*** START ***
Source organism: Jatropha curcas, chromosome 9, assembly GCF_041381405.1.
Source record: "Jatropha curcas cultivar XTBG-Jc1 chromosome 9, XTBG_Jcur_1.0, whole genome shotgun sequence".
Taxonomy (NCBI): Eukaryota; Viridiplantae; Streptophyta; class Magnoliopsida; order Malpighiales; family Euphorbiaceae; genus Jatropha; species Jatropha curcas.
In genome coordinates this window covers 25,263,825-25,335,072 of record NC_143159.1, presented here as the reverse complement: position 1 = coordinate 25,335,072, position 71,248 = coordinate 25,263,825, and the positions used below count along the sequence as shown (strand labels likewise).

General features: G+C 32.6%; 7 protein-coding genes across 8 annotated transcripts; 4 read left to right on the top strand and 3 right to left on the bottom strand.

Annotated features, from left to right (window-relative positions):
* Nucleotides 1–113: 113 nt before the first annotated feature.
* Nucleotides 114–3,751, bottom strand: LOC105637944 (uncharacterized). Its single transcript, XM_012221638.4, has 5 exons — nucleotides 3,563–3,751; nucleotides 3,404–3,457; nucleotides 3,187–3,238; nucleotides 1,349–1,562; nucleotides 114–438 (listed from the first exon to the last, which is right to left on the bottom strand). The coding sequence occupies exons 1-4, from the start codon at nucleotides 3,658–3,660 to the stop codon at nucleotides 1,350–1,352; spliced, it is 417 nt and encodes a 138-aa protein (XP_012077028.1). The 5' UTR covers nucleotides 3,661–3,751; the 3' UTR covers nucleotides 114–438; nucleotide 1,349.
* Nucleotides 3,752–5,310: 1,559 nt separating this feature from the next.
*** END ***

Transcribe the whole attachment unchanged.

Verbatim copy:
Source organism: Jatropha curcas, chromosome 9, assembly GCF_041381405.1.
Source record: "Jatropha curcas cultivar XTBG-Jc1 chromosome 9, XTBG_Jcur_1.0, whole genome shotgun sequence".
Taxonomy (NCBI): Eukaryota; Viridiplantae; Streptophyta; class Magnoliopsida; order Malpighiales; family Euphorbiaceae; genus Jatropha; species Jatropha curcas.
In genome coordinates this window covers 25,263,825-25,335,072 of record NC_143159.1, presented here as the reverse complement: position 1 = coordinate 25,335,072, position 71,248 = coordinate 25,263,825, and the positions used below count along the sequence as shown (strand labels likewise).

General features: G+C 32.6%; 7 protein-coding genes across 8 annotated transcripts; 4 read left to right on the top strand and 3 right to left on the bottom strand.

Annotated features, from left to right (window-relative positions):
* Nucleotides 1–113: 113 nt before the first annotated feature.
* Nucleotides 114–3,751, bottom strand: LOC105637944 (uncharacterized). Its single transcript, XM_012221638.4, has 5 exons — nucleotides 3,563–3,751; nucleotides 3,404–3,457; nucleotides 3,187–3,238; nucleotides 1,349–1,562; nucleotides 114–438 (listed from the first exon to the last, which is right to left on the bottom strand). The coding sequence occupies exons 1-4, from the start codon at nucleotides 3,658–3,660 to the stop codon at nucleotides 1,350–1,352; spliced, it is 417 nt and encodes a 138-aa protein (XP_012077028.1). The 5' UTR covers nucleotides 3,661–3,751; the 3' UTR covers nucleotides 114–438; nucleotide 1,349.
* Nucleotides 3,752–5,310: 1,559 nt separating this feature from the next.